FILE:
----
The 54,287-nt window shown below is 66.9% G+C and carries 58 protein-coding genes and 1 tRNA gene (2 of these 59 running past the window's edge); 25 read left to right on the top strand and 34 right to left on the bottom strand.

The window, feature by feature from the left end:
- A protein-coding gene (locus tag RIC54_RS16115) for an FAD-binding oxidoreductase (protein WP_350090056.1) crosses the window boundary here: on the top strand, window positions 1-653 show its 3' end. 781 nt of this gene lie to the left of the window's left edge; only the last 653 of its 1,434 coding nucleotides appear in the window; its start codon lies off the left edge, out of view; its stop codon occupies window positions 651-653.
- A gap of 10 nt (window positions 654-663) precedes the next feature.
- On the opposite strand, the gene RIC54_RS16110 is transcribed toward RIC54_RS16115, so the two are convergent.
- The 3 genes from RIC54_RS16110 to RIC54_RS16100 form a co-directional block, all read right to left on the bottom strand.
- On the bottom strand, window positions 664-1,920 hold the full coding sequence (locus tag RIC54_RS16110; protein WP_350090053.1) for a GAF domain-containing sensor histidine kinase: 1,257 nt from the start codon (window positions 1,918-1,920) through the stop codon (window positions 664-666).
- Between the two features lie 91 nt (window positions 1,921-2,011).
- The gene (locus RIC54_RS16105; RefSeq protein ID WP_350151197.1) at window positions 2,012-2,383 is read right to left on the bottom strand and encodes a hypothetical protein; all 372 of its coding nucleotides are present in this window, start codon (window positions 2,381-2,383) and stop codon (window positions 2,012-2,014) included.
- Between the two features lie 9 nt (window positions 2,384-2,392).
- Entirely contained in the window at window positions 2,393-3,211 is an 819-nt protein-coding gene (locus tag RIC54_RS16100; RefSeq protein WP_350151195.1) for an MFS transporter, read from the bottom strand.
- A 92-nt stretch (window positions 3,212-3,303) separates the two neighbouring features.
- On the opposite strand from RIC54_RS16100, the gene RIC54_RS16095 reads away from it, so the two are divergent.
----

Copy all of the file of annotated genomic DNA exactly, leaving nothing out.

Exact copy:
The 54,287-nt window shown below is 66.9% G+C and carries 58 protein-coding genes and 1 tRNA gene (2 of these 59 running past the window's edge); 25 read left to right on the top strand and 34 right to left on the bottom strand.

The window, feature by feature from the left end:
- A protein-coding gene (locus tag RIC54_RS16115) for an FAD-binding oxidoreductase (protein WP_350090056.1) crosses the window boundary here: on the top strand, window positions 1-653 show its 3' end. 781 nt of this gene lie to the left of the window's left edge; only the last 653 of its 1,434 coding nucleotides appear in the window; its start codon lies off the left edge, out of view; its stop codon occupies window positions 651-653.
- A gap of 10 nt (window positions 654-663) precedes the next feature.
- On the opposite strand, the gene RIC54_RS16110 is transcribed toward RIC54_RS16115, so the two are convergent.
- The 3 genes from RIC54_RS16110 to RIC54_RS16100 form a co-directional block, all read right to left on the bottom strand.
- On the bottom strand, window positions 664-1,920 hold the full coding sequence (locus tag RIC54_RS16110; protein WP_350090053.1) for a GAF domain-containing sensor histidine kinase: 1,257 nt from the start codon (window positions 1,918-1,920) through the stop codon (window positions 664-666).
- Between the two features lie 91 nt (window positions 1,921-2,011).
- The gene (locus RIC54_RS16105; RefSeq protein ID WP_350151197.1) at window positions 2,012-2,383 is read right to left on the bottom strand and encodes a hypothetical protein; all 372 of its coding nucleotides are present in this window, start codon (window positions 2,381-2,383) and stop codon (window positions 2,012-2,014) included.
- Between the two features lie 9 nt (window positions 2,384-2,392).
- Entirely contained in the window at window positions 2,393-3,211 is an 819-nt protein-coding gene (locus tag RIC54_RS16100; RefSeq protein WP_350151195.1) for an MFS transporter, read from the bottom strand.
- A 92-nt stretch (window positions 3,212-3,303) separates the two neighbouring features.
- On the opposite strand from RIC54_RS16100, the gene RIC54_RS16095 reads away from it, so the two are divergent.